Veronica Roth - Well, when they first told me that they were going to approach Shailene, I was pretty happy because I has seen her in The Descendants and I know she’s very talented and that she plays a very good authentic teenager, which is what Tris is. She’s not like a badass action figure, like she has a really intense emotional struggle. Do I stick with my family, do I leave, like what do I do? So, I think I was really optimistic that Shailene would be able to capture that and then the first time I saw her, man, she’s just so good, like it’s hard to describe. It’s just everything she says, everything she does feels very real and authentic. She never overdoes anything. She’s very subtle with facial expressions and her movements, I don’t know. And then she was able to do these incredibly difficult physical things on set and she doesn’t maybe look like she could do it, which is perfect for Tris, but she’s like climbing up this ferris wheel like it’s not 100 feet above the ground or however tall it is. I don’t know. I’m really impressed with her. Every time I went I was really impressed with her.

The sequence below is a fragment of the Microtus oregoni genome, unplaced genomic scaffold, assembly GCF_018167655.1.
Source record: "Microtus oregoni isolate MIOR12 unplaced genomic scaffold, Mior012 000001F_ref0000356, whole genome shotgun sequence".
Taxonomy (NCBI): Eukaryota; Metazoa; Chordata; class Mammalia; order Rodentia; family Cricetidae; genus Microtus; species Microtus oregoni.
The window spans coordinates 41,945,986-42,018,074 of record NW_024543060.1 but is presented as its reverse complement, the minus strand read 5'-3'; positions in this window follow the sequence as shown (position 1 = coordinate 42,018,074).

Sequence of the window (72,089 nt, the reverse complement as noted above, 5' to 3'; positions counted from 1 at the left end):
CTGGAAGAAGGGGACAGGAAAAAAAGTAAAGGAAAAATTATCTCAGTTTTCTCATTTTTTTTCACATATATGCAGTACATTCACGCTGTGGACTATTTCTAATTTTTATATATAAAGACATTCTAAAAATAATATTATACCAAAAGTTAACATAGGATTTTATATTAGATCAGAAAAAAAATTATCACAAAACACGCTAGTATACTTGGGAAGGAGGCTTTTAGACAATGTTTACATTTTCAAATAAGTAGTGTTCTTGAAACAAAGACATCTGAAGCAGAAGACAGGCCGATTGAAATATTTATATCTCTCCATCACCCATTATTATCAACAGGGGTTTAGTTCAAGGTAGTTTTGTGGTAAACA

Let’s talk about the stunts then, since you brought that up. Now, we have the zip-lining thing, which I think people are really anticipating and that’s something we haven’t really seen So, how was it filming that?
Burger - Filming the zip line was amazing. We did it over the course of about three or four days and it’s all done in different pieces, but we strung a thousand foot zip line through the streets of Chicago and did it for real and even through the zip-lining itself probably would be longer than that going from the Hancock tower, would probably be almost a mile long or something like that. We have virtually a quarter of a mile of zip-lining where we did it and they got going so fast through this alley, just a few feet to spare with fire escapes on either side. It’s crazy, but we did it, so...